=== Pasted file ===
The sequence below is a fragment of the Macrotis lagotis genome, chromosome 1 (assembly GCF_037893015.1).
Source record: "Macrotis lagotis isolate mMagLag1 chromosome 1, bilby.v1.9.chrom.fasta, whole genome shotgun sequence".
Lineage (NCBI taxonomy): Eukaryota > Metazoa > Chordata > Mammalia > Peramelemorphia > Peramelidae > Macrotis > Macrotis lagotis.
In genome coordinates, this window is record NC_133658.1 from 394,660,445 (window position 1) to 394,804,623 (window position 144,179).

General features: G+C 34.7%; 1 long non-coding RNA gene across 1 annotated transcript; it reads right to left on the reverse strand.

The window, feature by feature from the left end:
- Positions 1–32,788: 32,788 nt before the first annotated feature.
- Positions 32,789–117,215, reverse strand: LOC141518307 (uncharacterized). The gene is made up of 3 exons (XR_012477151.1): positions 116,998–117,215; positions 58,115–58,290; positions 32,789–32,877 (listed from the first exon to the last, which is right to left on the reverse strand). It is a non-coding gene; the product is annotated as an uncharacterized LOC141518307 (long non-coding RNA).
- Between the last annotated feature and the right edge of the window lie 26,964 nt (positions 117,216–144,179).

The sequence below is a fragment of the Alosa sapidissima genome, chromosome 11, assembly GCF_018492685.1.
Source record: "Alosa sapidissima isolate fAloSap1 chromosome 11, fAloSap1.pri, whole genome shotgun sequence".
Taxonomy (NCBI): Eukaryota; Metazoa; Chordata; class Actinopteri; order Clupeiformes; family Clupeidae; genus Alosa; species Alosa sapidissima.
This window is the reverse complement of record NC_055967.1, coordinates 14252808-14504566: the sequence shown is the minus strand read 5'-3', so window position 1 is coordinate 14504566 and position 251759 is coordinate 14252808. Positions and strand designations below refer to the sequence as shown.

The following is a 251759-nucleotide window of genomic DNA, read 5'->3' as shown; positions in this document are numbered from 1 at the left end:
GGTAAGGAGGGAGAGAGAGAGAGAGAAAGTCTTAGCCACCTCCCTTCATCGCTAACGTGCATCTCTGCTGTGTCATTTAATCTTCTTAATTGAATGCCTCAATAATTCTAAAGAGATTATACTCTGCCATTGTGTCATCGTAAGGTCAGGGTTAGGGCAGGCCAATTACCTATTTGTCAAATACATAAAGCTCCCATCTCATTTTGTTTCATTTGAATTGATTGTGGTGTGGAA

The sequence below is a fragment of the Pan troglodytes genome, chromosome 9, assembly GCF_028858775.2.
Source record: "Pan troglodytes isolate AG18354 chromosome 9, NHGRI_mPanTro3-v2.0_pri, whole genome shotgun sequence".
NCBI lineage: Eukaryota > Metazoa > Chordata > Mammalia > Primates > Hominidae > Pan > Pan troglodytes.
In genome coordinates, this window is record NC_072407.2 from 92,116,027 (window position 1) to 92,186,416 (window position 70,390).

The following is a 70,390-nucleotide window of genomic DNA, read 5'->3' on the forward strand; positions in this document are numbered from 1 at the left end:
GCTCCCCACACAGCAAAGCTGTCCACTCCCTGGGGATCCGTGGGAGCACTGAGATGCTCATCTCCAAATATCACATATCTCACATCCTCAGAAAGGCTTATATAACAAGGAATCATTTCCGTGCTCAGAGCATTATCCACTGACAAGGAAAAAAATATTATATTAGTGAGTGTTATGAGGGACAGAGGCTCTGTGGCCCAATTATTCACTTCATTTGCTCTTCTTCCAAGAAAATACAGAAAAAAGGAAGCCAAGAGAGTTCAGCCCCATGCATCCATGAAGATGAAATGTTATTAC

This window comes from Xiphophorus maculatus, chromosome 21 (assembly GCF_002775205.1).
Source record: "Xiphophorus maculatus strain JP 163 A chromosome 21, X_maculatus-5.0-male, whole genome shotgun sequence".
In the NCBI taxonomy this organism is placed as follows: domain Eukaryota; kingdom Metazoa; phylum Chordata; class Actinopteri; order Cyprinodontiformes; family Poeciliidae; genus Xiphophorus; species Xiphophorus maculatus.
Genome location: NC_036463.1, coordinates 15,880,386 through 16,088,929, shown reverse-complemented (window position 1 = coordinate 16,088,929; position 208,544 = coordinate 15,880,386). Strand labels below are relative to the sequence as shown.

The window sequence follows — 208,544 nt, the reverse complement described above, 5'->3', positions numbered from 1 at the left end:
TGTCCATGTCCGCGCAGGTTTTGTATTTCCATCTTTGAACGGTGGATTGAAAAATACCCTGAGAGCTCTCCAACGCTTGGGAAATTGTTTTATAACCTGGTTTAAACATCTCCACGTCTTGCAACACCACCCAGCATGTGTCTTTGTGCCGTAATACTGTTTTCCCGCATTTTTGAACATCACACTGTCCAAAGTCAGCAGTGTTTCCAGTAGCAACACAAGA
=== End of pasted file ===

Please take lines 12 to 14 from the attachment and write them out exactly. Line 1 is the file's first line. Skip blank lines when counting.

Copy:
Taxonomy (NCBI): Eukaryota; Metazoa; Chordata; class Actinopteri; order Clupeiformes; family Clupeidae; genus Alosa; species Alosa sapidissima.
This window is the reverse complement of record NC_055967.1, coordinates 14252808-14504566: the sequence shown is the minus strand read 5'-3', so window position 1 is coordinate 14504566 and position 251759 is coordinate 14252808. Positions and strand designations below refer to the sequence as shown.

The following is a 251759-nucleotide window of genomic DNA, read 5'->3' as shown; positions in this document are numbered from 1 at the left end: